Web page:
How Do We Choose an Agency?

After some thought, we decided we wanted an agency that met these two criteria: 1) That the agency not be affiliated with any one religion (we did not want to pre-determine the religion of our child—that would be up to the adoptive parents), and 2) That the agency offer some kind of financial assistance should we need it (we had no idea what it cost to be pregnant).

We began searching for local adoption agencies in Michigan that could help us with our adoption plan. I explained that we were wanting to place our baby for adoption and we didn’t know what to do next. I made an appointment with one of Adoption Associates’ caseworkers and our meeting went well. We were provided with the information we needed, and more. Our caseworker would help us throughout the entire unplanned pregnancy.

We Wanted to Choose Just the Right Parents

We didn’t know how we would feel after the baby had gone to his new home, but we felt it was extremely important that the adoptive parents be as involved as possible with us during the pregnancy. The more we knew about the people who would be our child’s parents, the more peace of mind we would feel later. We would be able to look back and know we had done the right thing and chosen the right people.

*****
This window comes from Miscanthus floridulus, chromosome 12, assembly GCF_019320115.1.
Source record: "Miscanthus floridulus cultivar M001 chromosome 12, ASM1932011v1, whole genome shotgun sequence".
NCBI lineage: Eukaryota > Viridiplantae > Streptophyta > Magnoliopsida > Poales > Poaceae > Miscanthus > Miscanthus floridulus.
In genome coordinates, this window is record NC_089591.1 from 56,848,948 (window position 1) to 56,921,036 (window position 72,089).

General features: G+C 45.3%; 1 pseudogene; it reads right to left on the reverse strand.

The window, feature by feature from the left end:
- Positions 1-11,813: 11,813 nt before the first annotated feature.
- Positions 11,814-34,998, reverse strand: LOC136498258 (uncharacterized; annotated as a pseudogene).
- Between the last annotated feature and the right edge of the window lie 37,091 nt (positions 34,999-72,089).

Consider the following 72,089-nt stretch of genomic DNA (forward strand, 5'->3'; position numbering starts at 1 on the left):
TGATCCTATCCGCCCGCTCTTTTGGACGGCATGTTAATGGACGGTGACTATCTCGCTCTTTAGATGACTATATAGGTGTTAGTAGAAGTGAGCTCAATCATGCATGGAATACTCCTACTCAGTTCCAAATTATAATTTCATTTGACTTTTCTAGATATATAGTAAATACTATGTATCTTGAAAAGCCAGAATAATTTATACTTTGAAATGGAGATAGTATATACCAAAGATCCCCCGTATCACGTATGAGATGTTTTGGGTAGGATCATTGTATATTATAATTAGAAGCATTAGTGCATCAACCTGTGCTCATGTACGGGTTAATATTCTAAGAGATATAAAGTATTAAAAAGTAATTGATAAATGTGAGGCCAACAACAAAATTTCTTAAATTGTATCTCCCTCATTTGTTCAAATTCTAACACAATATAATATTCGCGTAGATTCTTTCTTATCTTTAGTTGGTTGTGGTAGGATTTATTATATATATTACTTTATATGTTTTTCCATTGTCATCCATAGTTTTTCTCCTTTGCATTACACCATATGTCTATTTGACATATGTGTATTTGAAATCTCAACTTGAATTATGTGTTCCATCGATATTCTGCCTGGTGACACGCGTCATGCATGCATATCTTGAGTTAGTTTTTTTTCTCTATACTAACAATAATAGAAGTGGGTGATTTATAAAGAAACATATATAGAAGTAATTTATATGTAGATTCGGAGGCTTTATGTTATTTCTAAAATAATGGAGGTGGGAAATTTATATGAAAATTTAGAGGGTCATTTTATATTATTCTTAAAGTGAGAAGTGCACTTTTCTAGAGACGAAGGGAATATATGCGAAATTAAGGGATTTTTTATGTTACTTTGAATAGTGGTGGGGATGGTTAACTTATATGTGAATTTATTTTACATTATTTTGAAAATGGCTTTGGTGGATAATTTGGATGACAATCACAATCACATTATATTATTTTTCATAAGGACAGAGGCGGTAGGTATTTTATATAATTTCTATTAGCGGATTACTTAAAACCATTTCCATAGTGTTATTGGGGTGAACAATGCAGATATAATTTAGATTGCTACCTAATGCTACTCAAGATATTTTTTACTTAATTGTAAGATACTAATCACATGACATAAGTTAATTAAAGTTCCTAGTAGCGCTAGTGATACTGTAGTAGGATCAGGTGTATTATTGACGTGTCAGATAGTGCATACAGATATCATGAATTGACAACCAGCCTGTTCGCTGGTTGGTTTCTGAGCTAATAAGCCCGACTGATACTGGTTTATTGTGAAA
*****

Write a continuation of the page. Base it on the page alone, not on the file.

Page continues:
In looking through many profiles of adoptive families individually, we narrowed it down to our own top three choices and sat down together to discuss them. We were surprised to find that we had both chosen the same couple as our first choice. This couple had also adopted a baby who was born two and a half years earlier.

Too many people hear the term “unplanned pregnancy” and assume that it means “unwanted child.” We both quickly realized how wrong this assumption was. Our child’s adoptive parents wanted him more than we could have imagined.

The time came to meet the family we had chosen. Our caseworker was there to support us and to answer any questions we had. We were very nervous and worried about things like “what if they don’t like us?” or “what if we don’t like them?”

Meeting the Adoptive Parents